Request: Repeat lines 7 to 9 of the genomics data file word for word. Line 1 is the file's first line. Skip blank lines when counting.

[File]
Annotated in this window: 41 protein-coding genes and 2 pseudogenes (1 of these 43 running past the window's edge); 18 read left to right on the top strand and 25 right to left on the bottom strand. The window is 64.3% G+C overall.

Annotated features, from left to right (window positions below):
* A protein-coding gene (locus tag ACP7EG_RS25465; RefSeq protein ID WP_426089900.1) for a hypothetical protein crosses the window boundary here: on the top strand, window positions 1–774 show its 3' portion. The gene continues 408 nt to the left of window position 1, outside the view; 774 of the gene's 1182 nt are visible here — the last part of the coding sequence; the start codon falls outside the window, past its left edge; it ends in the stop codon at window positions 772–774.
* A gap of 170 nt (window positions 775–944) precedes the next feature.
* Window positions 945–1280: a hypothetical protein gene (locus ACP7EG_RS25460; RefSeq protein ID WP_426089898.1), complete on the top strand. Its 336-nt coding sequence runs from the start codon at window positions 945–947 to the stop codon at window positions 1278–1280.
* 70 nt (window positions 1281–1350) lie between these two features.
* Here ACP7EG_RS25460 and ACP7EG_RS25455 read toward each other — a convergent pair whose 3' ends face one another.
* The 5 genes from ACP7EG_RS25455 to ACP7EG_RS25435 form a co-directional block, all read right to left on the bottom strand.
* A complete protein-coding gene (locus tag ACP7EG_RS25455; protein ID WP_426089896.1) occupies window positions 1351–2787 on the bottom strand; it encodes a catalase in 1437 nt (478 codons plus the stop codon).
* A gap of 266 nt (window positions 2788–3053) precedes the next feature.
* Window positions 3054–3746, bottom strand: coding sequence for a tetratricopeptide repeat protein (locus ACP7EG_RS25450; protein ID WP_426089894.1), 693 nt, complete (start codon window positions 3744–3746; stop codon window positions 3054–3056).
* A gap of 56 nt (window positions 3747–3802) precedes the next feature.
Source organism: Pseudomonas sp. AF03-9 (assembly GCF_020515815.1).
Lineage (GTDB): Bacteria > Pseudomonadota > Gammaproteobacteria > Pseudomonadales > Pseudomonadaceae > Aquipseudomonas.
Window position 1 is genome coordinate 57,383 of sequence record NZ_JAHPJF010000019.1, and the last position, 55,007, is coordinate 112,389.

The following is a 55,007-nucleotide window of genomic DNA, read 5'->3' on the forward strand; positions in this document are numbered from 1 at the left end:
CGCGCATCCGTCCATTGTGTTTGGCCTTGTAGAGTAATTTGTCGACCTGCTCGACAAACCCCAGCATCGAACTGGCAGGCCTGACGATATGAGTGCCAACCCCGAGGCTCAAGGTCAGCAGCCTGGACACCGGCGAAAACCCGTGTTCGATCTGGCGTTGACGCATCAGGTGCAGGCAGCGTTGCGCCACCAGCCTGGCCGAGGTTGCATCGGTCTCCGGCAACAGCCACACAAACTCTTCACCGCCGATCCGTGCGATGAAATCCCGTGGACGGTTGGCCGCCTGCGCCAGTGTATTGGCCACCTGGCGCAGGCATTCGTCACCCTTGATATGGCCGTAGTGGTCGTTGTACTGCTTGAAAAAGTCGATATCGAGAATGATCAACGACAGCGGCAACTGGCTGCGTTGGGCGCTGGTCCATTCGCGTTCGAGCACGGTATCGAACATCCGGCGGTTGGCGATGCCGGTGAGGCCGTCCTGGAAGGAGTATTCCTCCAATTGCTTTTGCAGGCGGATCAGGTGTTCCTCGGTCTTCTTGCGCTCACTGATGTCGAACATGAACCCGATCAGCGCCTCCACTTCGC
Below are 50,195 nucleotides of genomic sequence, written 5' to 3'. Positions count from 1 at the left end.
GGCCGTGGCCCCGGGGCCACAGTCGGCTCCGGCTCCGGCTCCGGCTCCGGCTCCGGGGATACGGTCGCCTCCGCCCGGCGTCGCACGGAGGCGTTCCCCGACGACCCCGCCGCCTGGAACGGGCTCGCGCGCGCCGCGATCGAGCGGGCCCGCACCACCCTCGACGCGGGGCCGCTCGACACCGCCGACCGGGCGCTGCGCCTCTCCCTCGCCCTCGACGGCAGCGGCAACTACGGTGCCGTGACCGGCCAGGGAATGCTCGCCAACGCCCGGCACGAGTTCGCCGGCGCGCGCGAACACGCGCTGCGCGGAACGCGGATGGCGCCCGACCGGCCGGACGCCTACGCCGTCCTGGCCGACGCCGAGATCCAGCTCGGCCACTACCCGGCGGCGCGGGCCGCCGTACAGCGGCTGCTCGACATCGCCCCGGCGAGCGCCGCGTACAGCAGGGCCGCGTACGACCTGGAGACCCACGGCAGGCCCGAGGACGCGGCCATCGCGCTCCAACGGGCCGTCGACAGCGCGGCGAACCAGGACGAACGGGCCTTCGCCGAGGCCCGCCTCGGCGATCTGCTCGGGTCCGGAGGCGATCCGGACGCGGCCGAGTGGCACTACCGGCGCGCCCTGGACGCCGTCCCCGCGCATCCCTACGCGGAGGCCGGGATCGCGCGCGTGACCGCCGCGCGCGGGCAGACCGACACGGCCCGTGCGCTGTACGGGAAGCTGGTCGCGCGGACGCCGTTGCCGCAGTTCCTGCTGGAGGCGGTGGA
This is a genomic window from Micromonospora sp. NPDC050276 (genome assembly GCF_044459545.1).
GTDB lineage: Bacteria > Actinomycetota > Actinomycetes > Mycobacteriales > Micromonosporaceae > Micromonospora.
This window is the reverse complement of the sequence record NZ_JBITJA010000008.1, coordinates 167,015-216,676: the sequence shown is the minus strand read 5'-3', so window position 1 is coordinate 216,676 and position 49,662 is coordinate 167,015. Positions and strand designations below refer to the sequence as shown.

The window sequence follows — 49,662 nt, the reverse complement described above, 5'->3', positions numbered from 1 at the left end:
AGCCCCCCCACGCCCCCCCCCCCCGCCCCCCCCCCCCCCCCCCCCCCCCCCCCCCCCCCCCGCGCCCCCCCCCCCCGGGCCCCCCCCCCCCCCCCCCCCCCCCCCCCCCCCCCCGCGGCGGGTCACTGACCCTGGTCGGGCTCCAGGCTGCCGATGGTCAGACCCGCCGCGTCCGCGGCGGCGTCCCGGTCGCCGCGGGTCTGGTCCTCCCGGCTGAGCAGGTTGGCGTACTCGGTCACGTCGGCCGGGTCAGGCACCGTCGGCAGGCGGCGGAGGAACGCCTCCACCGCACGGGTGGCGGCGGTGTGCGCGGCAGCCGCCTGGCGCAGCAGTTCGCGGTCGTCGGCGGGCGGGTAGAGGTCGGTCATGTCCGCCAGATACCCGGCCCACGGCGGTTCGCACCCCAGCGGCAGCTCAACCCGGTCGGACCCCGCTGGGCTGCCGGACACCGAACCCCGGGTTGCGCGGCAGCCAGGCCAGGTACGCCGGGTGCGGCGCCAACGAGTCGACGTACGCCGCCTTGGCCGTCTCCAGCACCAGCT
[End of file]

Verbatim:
* Here ACP7EG_RS25460 and ACP7EG_RS25455 read toward each other — a convergent pair whose 3' ends face one another.
* The 5 genes from ACP7EG_RS25455 to ACP7EG_RS25435 form a co-directional block, all read right to left on the bottom strand.
* A complete protein-coding gene (locus tag ACP7EG_RS25455; protein ID WP_426089896.1) occupies window positions 1351–2787 on the bottom strand; it encodes a catalase in 1437 nt (478 codons plus the stop codon).